There are 10 posts in this series. To learn more, take the strengthscope yourself, and to be interactive on strengths and engagement plan to attend an educational workshop in London on the importance of strengths for innovation and excellence with a fusion of the pyramid of employee engagement. Here is the information about the workshop followed by an outline of strengths applied to performance mastery.

London Workshop on Strength Based Approaches to Leadership

Plan to attend the London UK Strength and Engagement Workshop Wednesday November 28 from 13:00 to 18:00.  I invite you to attend an afternoon workshop sponsored by Strengths Partnership on The Leaders Role in Optimising Strengths and Engagement to Achieve Innovation and Excellence. I will be presenting/facilitating on the Pyramid of Employee Engagement and Michael Farry, HR Director for PhotoBox, will also be presenting on how to build a culture of positive leadership, collaboration and innovation through a systematic, practical and integrated change and development programme.

For a modest fee of £75 plus VAT, you will receive:

  •  Entrance to the conference and networking over drinks after the event
  •  An opportunity to take the Strengthscope360™ profiler and receive feedback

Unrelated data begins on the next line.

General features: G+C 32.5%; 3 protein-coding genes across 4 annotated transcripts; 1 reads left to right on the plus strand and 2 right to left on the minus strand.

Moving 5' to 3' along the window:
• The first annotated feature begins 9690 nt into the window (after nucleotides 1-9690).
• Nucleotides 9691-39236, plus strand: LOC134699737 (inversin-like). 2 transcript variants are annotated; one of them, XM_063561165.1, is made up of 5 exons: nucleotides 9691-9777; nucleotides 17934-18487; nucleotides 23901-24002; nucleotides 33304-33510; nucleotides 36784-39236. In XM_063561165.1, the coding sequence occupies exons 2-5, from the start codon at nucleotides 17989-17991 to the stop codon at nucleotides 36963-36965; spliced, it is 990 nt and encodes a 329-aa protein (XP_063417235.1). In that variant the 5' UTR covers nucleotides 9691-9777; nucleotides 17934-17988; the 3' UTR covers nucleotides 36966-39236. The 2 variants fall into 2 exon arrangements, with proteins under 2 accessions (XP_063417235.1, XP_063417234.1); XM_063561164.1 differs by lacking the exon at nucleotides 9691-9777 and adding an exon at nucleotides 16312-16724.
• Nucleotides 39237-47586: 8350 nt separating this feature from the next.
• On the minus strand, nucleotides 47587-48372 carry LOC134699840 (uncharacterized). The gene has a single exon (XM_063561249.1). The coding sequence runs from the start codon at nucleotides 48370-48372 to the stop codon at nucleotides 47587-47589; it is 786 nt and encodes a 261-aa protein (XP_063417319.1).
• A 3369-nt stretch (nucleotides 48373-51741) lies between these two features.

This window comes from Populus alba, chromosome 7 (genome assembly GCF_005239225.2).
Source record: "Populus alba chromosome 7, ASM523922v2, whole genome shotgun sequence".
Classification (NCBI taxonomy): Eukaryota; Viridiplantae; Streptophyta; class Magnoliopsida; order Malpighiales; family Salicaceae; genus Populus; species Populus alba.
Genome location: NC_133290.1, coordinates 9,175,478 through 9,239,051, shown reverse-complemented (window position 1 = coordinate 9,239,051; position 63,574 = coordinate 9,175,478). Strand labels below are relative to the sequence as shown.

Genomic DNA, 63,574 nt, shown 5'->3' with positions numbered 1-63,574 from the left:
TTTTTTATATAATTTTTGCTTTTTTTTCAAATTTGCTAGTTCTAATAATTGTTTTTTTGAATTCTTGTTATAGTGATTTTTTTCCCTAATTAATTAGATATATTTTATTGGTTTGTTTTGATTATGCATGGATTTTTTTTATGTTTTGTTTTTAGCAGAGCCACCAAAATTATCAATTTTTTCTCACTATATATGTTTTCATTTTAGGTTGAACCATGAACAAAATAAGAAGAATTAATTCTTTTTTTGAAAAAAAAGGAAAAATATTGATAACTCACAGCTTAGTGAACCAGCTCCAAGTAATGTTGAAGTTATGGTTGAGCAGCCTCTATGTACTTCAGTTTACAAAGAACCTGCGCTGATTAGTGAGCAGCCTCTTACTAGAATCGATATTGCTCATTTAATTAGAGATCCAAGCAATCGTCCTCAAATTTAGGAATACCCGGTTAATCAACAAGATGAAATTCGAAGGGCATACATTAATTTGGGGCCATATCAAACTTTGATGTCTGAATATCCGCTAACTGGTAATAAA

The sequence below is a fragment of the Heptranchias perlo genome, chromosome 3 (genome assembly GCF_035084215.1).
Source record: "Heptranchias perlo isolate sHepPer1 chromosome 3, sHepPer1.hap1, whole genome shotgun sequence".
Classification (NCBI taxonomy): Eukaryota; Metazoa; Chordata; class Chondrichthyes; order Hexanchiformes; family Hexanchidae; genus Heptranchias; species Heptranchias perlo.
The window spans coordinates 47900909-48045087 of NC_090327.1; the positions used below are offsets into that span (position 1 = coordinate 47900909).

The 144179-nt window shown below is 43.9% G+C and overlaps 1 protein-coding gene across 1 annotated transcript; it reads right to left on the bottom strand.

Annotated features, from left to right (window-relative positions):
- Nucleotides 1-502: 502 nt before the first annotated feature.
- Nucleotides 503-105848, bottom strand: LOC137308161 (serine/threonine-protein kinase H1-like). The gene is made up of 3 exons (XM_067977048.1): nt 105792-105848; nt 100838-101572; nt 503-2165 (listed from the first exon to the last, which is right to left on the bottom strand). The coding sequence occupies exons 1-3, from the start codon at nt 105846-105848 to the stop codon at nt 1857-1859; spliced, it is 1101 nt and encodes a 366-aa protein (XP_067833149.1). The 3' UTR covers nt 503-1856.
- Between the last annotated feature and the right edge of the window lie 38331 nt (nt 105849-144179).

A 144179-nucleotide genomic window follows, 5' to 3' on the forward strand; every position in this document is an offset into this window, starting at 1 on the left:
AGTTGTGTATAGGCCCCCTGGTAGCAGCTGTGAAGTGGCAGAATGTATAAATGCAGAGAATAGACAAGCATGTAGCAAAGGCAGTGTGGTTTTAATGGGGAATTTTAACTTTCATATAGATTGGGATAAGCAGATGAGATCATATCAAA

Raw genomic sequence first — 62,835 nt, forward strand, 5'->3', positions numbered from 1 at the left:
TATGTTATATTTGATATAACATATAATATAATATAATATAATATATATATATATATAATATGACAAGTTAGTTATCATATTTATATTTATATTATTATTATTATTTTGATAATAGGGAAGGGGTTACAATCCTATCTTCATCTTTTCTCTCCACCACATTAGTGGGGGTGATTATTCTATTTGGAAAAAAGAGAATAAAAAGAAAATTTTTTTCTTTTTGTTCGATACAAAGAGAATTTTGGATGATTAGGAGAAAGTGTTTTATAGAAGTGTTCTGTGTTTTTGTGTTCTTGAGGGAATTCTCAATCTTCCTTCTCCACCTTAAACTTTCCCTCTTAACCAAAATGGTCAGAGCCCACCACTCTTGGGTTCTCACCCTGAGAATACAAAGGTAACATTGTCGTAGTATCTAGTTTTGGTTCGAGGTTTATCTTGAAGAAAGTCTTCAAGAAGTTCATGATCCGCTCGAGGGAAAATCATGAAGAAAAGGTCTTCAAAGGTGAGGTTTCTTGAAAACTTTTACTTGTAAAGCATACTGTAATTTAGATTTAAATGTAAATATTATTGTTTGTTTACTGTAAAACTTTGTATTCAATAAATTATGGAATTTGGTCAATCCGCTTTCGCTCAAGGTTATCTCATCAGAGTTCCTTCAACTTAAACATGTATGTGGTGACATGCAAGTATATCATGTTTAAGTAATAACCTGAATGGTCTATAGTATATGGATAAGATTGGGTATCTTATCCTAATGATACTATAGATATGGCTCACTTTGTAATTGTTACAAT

•  A free leadership book entitled “Stretch – Leading Beyond Boundaries”
  •  Delegate pack containing proven and practical tools to help optimise workforce strengths and engagement at the individual, team and organisational levels
  •  An invitation to join the Strengths HR Forum (over 1,300 members) and the Employee Engagement Network (over 5,000 members)

To register click here.

Next Post in the Series: Employee Engagement: Empathy Strengthens Recognition

David Zinger is an employee engagement expert. He will be in the UK in late November to support the Go Live event for the UK Employee Engagement Task Force and to co-lead an afternoon workshop on the fusion of employee engagement and strengths for innovation and excellence.

Toppled: 21 Signs Employee Engagement is Broken

Questioning Engagement. A participant at a mining conference I presented at in South Africa asked what happens when the Pyramid of Engagement is broken. It was an excellent question that created a small epiphany for me about an inverted pyramid. Here is an upside down picture of the pyramid of engagement. It represents employee engagement falling away or draining out of an organization.  Following the inverted pyramid image is a list of 21 signs that employee engagement is broken for an organization or an invididual.